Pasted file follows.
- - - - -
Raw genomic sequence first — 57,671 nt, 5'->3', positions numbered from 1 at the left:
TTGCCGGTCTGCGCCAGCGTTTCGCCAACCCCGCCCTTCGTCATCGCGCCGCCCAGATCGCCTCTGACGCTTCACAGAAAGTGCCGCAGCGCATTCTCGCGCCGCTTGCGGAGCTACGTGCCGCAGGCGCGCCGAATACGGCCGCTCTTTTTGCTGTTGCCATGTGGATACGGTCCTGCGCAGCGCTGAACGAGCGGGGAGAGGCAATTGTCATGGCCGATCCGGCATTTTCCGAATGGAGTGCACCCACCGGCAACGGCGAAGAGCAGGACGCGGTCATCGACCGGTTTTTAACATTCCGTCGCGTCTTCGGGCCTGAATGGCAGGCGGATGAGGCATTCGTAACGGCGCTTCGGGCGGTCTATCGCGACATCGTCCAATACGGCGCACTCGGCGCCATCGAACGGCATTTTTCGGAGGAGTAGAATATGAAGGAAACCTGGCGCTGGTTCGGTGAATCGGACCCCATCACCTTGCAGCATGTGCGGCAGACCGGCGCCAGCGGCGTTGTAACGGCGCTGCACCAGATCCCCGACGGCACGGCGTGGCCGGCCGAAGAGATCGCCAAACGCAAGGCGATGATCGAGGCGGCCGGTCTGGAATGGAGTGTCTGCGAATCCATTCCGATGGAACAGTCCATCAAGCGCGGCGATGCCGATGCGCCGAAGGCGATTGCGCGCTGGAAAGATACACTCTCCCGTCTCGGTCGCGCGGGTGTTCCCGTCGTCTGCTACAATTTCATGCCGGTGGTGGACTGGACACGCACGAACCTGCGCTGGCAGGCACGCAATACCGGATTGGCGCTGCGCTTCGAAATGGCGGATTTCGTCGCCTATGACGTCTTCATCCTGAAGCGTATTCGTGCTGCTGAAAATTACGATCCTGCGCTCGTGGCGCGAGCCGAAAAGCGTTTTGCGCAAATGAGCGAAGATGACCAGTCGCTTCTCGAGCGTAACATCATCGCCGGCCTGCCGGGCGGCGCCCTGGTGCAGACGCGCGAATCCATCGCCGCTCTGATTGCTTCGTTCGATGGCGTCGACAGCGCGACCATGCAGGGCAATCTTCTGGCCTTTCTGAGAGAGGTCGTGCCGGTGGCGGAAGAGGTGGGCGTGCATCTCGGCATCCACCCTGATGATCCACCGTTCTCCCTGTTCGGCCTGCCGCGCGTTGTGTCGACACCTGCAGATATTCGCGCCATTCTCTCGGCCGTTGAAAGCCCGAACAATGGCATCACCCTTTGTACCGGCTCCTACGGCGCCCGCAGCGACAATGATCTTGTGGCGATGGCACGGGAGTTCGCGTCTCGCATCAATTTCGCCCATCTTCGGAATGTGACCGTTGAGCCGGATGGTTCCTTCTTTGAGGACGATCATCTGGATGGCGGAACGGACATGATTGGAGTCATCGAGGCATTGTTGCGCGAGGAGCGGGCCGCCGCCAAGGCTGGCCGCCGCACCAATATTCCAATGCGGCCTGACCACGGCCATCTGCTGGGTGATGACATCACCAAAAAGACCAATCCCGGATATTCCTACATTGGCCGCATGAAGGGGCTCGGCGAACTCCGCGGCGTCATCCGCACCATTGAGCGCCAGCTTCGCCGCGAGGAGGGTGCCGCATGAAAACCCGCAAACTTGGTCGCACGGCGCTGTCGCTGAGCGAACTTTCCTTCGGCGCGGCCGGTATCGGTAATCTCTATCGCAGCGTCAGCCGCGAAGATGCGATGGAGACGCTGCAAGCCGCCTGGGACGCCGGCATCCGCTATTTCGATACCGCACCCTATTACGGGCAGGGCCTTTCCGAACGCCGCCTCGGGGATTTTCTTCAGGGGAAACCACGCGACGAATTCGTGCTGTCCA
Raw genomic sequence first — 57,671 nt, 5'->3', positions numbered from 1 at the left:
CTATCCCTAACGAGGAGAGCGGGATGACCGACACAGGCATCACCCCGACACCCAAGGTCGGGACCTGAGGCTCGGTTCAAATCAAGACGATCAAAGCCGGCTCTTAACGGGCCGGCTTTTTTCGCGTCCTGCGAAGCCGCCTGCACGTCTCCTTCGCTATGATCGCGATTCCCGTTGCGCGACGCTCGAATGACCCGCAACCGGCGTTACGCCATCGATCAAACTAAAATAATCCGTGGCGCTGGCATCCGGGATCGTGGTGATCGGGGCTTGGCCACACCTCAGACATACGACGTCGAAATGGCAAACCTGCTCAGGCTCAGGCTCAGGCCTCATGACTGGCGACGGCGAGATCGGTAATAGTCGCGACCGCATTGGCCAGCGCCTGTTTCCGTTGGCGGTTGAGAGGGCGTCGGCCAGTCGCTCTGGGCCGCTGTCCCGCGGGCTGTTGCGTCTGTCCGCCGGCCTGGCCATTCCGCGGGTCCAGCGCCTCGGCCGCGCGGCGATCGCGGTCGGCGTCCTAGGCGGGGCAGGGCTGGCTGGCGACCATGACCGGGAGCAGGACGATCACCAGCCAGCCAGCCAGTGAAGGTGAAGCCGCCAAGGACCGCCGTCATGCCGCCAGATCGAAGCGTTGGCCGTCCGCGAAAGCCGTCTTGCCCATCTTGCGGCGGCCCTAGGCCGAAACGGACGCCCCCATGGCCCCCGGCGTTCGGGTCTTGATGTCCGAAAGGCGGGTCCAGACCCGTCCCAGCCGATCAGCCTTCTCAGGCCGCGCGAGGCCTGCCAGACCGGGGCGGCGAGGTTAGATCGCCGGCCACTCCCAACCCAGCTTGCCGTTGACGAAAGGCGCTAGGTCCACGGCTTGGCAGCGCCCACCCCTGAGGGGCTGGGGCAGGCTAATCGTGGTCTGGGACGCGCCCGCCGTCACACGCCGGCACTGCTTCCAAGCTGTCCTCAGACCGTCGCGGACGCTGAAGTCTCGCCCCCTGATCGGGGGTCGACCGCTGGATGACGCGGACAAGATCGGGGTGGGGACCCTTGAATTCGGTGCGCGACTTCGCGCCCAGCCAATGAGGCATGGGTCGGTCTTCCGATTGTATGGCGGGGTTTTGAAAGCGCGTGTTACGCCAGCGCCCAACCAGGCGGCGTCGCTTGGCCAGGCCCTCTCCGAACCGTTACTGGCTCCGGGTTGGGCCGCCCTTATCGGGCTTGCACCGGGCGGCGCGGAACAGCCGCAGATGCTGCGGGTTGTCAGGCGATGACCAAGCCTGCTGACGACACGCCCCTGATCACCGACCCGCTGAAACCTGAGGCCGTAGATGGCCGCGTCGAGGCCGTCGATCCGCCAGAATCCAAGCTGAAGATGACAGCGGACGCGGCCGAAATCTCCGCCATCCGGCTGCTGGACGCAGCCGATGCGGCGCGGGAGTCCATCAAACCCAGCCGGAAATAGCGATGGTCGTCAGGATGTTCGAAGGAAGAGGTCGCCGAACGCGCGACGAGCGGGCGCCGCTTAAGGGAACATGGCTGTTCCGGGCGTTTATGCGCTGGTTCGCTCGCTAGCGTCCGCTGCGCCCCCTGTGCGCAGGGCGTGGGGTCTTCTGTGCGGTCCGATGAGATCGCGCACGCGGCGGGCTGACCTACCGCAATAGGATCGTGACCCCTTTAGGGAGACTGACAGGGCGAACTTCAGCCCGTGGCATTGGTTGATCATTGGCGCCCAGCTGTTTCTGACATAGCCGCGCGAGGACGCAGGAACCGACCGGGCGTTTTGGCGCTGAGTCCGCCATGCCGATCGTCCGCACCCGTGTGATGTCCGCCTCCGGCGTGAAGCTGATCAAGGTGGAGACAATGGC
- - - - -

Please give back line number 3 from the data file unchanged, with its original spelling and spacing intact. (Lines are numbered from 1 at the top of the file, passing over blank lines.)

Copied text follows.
Raw genomic sequence first — 57,671 nt, 5'->3', positions numbered from 1 at the left: